Christyn Williams is a McDonald’s All-American, the Naismith High School National Player of the Year, Women’s Basketball Coaches Association National Player of the Year, a three-time Arkansas Gatorade Player of the Year and MVP of the Class 4A State Tournament — and the awards will keep coming.


But Central Arkansas Christian’s recent state championship “is up there” on her list of accomplishments, mainly because of her three senior teammates.


“We’re all best friends,” she said of Jenna Davis, Kelson Miller and Alexa Mashburn, the heart of the team that brought the program’s fourth state title to Mustang Mountain, 11 years after three consecutive championships.


In the press conference following CAC’s 68-57 win over Riverview at Hot Springs’ Bank of the Ozarks Arena that capped the best season in school history — 36-1 — Williams said the accomplishment hadn’t hit her yet.


“I’m sure I’m going to cry,” she said. “We’re all best friends, and we love each other so much, so for this to be our last game is kind of bittersweet.


“I’m super proud of my team. We worked so hard for this. This is amazing.”


While Williams has been the acknowledged star, CAC coach Steve Quattlebaum moved the four up to the varsity squad together as freshmen. In four seasons, they put together a 117-22 mark — an .841 winning percentage.


As freshmen in 2015, they finished 28-4 in the state quarterfinals. As sophomores in 2016, they went 24-12 and reached the Class 4A state final, marking the school’s fifth appearance in a state championship game in 11 years. As juniors last year, they were disappointed to finish 29-5 in the state quarterfinals.


During their run, the Lady Mustangs were undefeated in conference play for two years, won three conference championships and continued the school’s 18-year streak of reaching the state tournament. The streak was in danger in 2016 after CAC finished fifth in the conference and had to knock off Pocahontas, one of the state’s top teams, to qualify.


What set them apart this season was their single-minded determination to complete their goal — and the improvement of all four.


“I would hate to be the coach that has to coach against this team,” Quattlebaum said during the post-game press conference. “When we lost the first time here (in the 2016 state final), we weren’t a real balanced team, but today — I think you saw that in the first half.”


Williams, the 5-10 shooting guard, finished the championship game with 42 points, 11 rebounds, three steals, two blocks and one assist. Davis (5-11 forward) had six points, five rebounds and one assist); Miller (5-6 point guard) recorded six points, eight rebounds, five assists and a steal. Mashburn (5-11 forward) played “the game of her life,” Quattlebaum said, with 10 points, four rebounds, two assists, two blocks and one steal.


“We have seen very little junk defenses this year because our other players have picked their games up so much,” Quattlebaum said. “I don’t know how you defend us. We’ve talked about it as coaches — we’re a hard team to guard.”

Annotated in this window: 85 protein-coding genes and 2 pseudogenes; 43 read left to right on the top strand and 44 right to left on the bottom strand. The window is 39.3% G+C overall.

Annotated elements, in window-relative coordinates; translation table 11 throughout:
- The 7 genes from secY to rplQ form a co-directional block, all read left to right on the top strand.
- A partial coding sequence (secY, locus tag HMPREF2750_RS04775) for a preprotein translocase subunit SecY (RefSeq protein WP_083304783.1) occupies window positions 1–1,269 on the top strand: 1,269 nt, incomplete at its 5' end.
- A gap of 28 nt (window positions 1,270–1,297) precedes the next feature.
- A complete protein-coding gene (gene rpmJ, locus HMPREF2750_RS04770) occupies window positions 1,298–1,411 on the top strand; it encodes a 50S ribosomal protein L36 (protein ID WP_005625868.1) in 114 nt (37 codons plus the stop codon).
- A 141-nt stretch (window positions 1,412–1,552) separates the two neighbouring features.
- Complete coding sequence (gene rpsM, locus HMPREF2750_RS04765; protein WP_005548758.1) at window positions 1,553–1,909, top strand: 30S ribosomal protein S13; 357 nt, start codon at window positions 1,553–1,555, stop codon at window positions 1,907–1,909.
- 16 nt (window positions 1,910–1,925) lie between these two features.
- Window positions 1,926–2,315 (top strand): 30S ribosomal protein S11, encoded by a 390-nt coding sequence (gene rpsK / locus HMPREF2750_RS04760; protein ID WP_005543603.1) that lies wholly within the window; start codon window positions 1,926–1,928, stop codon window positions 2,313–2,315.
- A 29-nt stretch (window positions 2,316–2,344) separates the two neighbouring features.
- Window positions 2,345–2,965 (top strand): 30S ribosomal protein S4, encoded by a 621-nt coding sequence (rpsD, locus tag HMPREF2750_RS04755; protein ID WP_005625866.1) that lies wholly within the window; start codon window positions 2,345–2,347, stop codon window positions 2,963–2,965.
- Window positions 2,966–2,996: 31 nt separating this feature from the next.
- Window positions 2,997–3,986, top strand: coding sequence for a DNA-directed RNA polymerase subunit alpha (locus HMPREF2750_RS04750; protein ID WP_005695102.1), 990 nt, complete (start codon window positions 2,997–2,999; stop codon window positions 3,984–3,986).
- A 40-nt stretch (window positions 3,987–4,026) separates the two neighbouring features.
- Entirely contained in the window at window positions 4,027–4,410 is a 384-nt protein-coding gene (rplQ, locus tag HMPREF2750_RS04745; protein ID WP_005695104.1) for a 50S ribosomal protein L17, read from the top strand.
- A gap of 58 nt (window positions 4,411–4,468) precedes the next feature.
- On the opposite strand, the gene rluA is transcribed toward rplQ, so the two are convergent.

For the season, Williams averaged 26.8 points, 10.4 rebounds, 2.9 assists, 1.8 steals and 1.3 blocks; Davis 11.5 points, 4.6 rebounds and 1.4 assists; Miller 3.5 points, 3.9 rebounds, 3.4 assists and 1.7 steals and Mashburn 3 points and 3.3 rebounds.


The four have played basketball together for years — Williams, Davis and Miller since third grade; Mashburn joined them two years later. Williams included her classmates in November in the announcement that she would sign with Connecticut; the three led a husky onto Coach Q Court, to the delight of a packed house on signing day.


“You can only imagine how close we all are,” Davis said after the game. “I’m just really emotional. I’m going to miss my girls so much.”


Williams is the only one of the four who’ll play college basketball.


“I’m definitely just glad this is the group of girls I got to play with,” Miller said. “No matter what, we’ve always been there for each other. We always get along and have fun on and off the court. We’re constantly building each other up, and it’s just an honor to have been able to play with them.”


Mashburn said joining the triplets in fifth grade was the best decision of her young life.


“I’ve not only made lifelong friends but also have gotten an opportunity to play with the No. 1 recruit in the nation and a UConn signee,” she said. “It has been a blast and I’ll truly miss it, but I know they are like my sisters and that we will be lifelong friends.”


Quattlebaum said it had been so long since the last one in 2007, he was beginning to wonder if another title would come.


“It took a special group of kids to get us back all the way, and the way they did it is kind of special,” he said. “They’re such a close group. And they were probably one of the easiest teams I’ve ever had to coach. They really are great kids, and they get along so well, and they all have great leadership abilities.


“As a group, I’m not sure we’ve ever had that.”


Williams said after the championship game the accomplishment represented more than words could describe.


“We’ve been working so hard,” she said. “ All those hours in the gym, and for it to finally come true, it’s just amazing.”


She said the title was “almost No. 1” on her long — and growing — list of accomplishments.


“It’s something that I’d written down a while ago, and I failed at it once before, so for me to actually achieve it makes it that much better,” she said.


Asked about her legacy, one of the most decorated players in Arkansas high school history said, “It’s been an amazing ride.”


“As a freshman, I didn’t realize I was going to do all this,” she said. “I just loved the game of basketball and continued to work hard at it, and things happened.


“I’m super grateful for the God-given ability.”